Corbyn has been using his six questions at prime minister’s questions to focus on one issue.
Last week the elections, the week before that, and the week before that academies, and the week before that the Panama Papers. But this week he used a more scattergun approach tackling the government’s commitment to workers’ rights, Cameron’s approach to this week’s anti-corruption summit and ensuring that there is no delay to plans to provide asylum to unaccompanied children seeking asylum.
A mixed exchange, with no particularly decisive moments for either Cameron or Corbyn, but with marginally more illuminating answers than we often get. Corbyn’s best question was about the voting record of Tory MEPs; he scored a clear hit, as Cameron’s rather sheepish answer revealed. Corbyn was good on child migrants too, forcing Cameron on to the defensive as he sought to explain why the children coming to the UK as a result of the Dubs amendment were unlikely to be arriving any time soon. But Corbyn did not really get anywhere on tax havens and, having got a halfway-substantial answer from Cameron on the posting of the foreign workers’ directive in his first question, he probably should have left it there. And his attack on the “national living wage” was half-cocked, allowing Cameron a free hit in retaliation.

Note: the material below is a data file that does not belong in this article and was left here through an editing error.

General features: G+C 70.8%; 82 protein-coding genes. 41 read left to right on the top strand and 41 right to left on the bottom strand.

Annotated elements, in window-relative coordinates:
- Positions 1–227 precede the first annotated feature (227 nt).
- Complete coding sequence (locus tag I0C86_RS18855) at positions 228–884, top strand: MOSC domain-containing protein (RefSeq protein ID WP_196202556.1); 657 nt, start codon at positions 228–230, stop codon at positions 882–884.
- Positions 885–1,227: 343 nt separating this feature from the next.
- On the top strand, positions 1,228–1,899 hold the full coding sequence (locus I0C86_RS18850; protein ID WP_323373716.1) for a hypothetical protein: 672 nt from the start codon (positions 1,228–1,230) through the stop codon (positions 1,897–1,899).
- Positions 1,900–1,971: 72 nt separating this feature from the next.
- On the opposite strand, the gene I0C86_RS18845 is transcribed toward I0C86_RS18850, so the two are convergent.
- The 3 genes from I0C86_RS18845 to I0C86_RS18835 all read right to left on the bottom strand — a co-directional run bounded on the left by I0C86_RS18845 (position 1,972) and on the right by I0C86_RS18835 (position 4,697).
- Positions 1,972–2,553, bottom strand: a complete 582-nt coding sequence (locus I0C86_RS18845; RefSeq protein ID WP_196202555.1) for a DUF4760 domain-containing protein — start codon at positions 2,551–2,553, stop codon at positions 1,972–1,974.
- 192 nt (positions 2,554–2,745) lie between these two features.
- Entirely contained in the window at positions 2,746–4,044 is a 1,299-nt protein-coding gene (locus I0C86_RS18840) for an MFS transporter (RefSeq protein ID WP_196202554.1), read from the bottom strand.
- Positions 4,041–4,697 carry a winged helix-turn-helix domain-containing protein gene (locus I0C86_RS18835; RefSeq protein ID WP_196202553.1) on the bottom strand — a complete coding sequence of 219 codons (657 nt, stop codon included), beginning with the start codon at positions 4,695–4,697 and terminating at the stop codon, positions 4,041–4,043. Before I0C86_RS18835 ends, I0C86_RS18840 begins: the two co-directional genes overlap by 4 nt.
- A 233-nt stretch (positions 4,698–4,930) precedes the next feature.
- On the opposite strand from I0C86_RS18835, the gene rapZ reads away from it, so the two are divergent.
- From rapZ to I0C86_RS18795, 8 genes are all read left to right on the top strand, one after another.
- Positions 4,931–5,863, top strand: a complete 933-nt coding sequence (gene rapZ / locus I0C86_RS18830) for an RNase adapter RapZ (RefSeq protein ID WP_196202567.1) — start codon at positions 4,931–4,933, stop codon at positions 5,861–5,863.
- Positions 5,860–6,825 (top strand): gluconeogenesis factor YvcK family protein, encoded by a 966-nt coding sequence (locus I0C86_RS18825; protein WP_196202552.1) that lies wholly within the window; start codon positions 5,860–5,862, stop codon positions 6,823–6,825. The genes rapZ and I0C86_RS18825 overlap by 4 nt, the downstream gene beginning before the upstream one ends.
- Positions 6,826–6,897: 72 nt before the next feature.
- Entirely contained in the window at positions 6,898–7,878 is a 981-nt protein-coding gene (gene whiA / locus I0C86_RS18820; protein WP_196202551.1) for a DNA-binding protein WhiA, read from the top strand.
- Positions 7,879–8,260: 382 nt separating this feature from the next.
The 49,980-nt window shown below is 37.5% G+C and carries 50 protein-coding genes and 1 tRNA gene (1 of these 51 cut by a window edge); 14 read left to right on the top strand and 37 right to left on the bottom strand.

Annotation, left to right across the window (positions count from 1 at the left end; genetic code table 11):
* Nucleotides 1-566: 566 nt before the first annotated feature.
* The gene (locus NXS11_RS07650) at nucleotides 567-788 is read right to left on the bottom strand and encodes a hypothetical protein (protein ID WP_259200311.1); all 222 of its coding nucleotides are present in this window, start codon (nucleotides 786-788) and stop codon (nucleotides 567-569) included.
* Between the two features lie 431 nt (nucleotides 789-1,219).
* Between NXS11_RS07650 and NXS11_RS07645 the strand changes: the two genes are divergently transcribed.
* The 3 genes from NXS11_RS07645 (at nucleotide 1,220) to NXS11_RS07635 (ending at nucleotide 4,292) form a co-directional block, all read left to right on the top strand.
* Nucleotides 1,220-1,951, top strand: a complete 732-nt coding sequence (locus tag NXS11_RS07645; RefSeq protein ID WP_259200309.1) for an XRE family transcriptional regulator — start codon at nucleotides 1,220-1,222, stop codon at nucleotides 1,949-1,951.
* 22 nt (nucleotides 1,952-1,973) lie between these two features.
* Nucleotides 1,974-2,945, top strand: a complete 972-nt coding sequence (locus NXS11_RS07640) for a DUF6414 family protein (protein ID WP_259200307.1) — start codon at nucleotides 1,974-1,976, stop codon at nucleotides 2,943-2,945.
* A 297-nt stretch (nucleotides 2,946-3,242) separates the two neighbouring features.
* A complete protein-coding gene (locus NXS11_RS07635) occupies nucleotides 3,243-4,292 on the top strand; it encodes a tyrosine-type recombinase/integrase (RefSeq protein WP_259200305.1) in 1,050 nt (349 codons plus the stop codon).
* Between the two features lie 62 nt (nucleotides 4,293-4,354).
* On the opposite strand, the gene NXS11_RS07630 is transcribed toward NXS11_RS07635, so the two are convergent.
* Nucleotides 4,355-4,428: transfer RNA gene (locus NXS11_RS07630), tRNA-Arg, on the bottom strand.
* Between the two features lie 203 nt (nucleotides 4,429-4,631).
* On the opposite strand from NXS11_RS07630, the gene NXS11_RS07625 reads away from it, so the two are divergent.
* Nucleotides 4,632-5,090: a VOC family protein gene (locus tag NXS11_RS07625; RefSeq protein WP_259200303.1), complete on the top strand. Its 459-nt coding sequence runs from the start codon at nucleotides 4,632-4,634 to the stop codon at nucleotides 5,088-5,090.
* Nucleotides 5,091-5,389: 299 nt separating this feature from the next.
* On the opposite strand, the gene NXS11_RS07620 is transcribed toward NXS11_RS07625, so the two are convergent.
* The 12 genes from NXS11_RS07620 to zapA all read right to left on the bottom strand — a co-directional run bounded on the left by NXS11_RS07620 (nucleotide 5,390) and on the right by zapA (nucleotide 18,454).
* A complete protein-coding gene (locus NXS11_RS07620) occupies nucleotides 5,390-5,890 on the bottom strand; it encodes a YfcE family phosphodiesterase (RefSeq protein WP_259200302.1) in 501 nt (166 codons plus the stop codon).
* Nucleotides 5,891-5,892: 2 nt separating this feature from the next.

Corbyn called the Tory’s national living wage “a corruption” of the longer standing Labour-backed living wage campaign.
Referring to his gaffe in which he was accidentally caught on camera describing Nigeria and Afghanistan as “fantastically corrupt” Cameron, asked about corruption said:
I better check the microphone’s on before speaking
This article was written by Andrew Sparrow, for theguardian.com on Wednesday 11th May 2016 12.33 Europe/Londonguardian.co.uk © Guardian News and Media Limited 2010